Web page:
With more than eighty Russian employees with diplomatic immunity due to leave Prague in the context of the Vrbětice explosions, the Czech Republic is rivaling former US President Ronald Reagan’s decision to expel eighty Soviet officials from the United States in 1986.

An ‘unfriendly’ country

While the cutting of the diplomatic flesh seems to have paused, reactions from Moscow indicate that the Kremlin is looking for options to punish Prague.

Russian media has speculated about the possibility of economic sanctions. Yet Russia served as a destination for only 2.2 percent of Czech exports in 2020. So while a few Czech companies might be hit by Russian sanctions, this wouldn’t generate a major blow to the country. In particular, Czech efforts to diversify energy providers have left Russia with little leverage.

Russia can retaliate in cyberspace, where the GRU is known to be an active player. The Czech National Cyber and Information Security Agency has already warned of coming attacks, and Prague is familiar with the constant disinformation campaign waged by Moscow in an attempt to undermine the Czech government’s narrative about the explosions.

Furthermore, Russian President Vladimir Putin signed a decree on April 23 to counter other countries’ “hostile moves” and instructed officials to draw up a list of “unfriendly countries,” including the United States, the United Kingdom, and Australia, plus several former Soviet satellites: Ukraine, Georgia, Moldova, the Baltic countries, Poland, and the newly “unfriendly” Czech Republic and Bulgaria. According to Russian state media, these countries will have limited options to employ Russian nationals at their diplomatic missions. This will certainly create a problem, though not an insurmountable one, for countries like the United States or the Czech Republic that rely on local employees for administrative support.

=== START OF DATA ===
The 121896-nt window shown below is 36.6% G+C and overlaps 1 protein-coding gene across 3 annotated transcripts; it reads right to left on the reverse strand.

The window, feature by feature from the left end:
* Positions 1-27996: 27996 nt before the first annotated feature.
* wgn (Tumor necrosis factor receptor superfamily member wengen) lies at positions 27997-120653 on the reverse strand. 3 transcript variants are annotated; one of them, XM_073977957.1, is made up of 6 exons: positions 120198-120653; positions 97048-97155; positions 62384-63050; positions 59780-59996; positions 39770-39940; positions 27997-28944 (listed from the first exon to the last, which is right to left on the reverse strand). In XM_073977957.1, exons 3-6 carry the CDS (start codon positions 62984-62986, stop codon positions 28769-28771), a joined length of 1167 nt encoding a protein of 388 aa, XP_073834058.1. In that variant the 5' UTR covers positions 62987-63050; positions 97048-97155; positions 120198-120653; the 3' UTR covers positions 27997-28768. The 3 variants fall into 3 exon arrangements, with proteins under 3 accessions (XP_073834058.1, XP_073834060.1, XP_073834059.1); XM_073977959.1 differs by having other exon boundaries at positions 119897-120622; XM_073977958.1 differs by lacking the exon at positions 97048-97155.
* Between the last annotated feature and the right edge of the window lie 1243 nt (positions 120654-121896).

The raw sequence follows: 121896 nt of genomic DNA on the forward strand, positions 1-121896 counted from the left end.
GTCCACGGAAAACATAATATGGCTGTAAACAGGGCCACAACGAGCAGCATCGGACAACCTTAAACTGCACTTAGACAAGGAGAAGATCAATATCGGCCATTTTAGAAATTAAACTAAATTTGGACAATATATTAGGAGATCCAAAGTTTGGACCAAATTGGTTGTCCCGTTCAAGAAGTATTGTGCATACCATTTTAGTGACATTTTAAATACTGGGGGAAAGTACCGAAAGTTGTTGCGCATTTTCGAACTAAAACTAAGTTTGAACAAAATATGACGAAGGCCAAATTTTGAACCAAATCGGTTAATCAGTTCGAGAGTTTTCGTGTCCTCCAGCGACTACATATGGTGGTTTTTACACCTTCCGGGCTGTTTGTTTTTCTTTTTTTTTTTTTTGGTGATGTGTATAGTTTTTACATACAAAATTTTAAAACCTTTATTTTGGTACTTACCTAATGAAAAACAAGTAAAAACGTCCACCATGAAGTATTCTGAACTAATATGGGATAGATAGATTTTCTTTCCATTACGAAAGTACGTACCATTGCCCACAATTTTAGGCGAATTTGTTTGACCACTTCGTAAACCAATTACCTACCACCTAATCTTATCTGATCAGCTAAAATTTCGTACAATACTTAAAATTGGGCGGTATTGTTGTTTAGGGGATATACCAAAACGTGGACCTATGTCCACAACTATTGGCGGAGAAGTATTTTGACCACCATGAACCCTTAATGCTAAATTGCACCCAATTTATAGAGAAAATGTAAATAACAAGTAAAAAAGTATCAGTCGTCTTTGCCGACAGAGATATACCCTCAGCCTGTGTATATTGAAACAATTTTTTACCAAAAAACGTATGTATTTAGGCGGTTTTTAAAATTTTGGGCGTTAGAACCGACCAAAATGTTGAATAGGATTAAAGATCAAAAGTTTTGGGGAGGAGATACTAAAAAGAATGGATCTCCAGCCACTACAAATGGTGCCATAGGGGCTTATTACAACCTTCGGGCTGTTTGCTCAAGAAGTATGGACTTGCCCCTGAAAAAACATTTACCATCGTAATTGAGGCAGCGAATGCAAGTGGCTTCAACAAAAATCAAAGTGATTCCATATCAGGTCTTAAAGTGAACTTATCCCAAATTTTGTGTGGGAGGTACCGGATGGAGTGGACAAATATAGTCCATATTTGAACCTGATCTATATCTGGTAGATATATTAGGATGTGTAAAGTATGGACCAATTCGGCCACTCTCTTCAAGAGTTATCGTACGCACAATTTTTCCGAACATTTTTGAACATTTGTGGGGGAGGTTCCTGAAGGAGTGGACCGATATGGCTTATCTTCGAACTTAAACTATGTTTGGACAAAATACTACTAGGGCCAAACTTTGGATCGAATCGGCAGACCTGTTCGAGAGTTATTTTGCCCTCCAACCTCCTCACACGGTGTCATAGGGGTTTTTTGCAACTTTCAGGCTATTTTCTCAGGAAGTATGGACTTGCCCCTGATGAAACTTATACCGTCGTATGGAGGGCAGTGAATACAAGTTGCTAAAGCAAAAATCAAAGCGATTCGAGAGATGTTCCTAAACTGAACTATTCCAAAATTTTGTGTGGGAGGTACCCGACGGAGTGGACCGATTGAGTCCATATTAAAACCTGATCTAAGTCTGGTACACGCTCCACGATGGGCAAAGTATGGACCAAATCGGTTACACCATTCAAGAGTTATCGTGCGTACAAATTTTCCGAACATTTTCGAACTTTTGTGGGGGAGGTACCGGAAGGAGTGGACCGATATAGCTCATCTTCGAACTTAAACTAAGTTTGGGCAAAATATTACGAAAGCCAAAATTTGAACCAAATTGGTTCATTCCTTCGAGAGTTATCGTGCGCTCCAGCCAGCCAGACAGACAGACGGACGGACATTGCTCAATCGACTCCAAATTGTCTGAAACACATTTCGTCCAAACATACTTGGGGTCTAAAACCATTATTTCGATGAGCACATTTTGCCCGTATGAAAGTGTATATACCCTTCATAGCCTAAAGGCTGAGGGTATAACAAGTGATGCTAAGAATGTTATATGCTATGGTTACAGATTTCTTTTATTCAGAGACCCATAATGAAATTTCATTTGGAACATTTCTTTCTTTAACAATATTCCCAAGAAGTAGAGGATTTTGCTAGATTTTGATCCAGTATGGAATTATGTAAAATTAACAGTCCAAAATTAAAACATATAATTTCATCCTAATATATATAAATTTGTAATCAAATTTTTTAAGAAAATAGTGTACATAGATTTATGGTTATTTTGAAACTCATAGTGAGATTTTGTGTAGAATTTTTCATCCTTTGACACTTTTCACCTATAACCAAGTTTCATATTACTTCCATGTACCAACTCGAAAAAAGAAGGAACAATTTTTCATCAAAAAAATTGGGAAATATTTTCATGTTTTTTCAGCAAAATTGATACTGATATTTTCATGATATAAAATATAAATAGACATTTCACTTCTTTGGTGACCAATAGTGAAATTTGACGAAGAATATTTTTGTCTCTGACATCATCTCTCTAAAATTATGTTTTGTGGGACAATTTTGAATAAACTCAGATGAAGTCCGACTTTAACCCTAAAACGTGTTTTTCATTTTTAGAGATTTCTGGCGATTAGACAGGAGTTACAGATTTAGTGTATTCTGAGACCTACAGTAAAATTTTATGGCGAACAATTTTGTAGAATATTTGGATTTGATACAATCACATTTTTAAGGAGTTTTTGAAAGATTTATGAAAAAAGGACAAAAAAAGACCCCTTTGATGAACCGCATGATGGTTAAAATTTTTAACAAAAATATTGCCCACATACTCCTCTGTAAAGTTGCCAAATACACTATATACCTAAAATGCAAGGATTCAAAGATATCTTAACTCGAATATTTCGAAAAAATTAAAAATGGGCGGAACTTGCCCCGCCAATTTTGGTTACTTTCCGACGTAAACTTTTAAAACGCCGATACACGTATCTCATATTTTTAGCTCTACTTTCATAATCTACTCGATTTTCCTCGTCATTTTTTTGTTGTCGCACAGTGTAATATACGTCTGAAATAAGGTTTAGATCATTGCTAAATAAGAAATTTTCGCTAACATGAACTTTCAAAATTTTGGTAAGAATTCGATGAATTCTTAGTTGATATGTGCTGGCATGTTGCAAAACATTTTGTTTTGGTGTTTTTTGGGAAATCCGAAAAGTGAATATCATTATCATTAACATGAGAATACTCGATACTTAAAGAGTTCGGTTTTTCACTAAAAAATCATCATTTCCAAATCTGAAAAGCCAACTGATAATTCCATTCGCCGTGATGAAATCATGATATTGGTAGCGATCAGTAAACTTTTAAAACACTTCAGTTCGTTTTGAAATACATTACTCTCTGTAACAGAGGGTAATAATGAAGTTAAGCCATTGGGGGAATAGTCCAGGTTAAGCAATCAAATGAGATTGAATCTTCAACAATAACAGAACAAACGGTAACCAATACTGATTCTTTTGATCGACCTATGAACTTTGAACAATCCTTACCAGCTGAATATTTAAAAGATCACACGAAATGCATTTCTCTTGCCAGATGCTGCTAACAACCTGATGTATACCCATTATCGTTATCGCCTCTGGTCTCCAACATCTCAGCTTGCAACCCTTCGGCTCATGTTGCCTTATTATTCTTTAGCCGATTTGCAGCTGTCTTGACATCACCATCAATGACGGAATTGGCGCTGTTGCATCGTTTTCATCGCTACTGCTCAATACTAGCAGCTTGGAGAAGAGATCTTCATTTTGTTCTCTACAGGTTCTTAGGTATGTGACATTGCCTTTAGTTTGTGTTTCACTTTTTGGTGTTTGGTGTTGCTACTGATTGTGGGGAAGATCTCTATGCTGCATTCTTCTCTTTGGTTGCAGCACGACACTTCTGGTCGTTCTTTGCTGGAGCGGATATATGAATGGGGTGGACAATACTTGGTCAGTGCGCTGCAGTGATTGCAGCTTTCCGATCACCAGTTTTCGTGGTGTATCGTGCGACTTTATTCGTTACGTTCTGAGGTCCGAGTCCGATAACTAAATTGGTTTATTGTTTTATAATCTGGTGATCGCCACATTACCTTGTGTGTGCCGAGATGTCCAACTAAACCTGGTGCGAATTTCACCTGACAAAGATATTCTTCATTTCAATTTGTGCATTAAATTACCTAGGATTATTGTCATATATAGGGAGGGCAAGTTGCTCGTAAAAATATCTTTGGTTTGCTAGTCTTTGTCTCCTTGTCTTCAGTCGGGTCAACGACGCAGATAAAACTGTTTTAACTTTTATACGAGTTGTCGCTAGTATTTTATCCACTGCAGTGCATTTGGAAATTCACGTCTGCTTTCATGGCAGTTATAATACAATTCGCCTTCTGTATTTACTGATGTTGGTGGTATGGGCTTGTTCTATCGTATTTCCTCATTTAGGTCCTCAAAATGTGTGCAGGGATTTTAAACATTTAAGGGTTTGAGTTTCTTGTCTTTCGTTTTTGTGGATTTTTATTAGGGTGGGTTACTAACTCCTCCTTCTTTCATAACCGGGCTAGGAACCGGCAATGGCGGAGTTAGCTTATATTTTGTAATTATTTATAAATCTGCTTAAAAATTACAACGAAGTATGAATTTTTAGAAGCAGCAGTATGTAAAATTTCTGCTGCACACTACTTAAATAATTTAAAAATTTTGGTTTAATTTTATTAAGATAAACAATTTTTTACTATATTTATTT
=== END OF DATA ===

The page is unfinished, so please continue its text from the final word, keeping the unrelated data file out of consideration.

How much Russia has lost

The fallout from the Vrbětice affair marks an important setback for Moscow’s efforts to regain influence in Central Europe. Russian spy networks that used Prague as a regional hub will be at least temporarily disrupted. The Russian state-owned company Rosatom has been banned from the multi-billion dollar planned tender for the construction of two additional reactors in the Dukovany nuclear-power plant. Prague is also no longer considering purchasing Russia’s Sputnik V vaccine, which has elicited doubt from medical regulators, sowed political discord throughout Europe, and even helped force out Slovakia’s prime minister.

Yet the Kremlin may nevertheless view the Vrbětice operations as a win. Experts are pointing out that if Russia’s aim was to prevent the shipment of weaponry stocked in Vrbětice to the battlefields of Ukraine, then it succeeded.

With the blast, Moscow also effectively issued a warning to all those who may have been considering business with Russian enemies, such as Emilian Gebrev, rather like the message it sought to send to so-called traitors through the poisoning of the Skripals. Where the Kremlin is unable to attain respect, it at least wants to generate fear. Whether it’s the result of a well-thought-out Russian strategy, operational failures on the part of Moscow, or improved investigative efforts, GRU activity from the Vrbětice blast to meddling in the 2016 US presidential election is increasingly being exposed to the public.

How the world has reacted

Prague’s allies have shown support and solidarity in response to the new information about Russia’s deadly operations on Czech soil. Both the European Union (EU) and NATO issued strong statements. The prime ministers of the Visegrád Group (the Czech Republic, Poland, Hungary, and Slovakia) jointly condemned Russian aggression and the breach of international law. Five countries in Central and Eastern Europe have now decided to expel Russian diplomats in solidarity with the Czech Republic.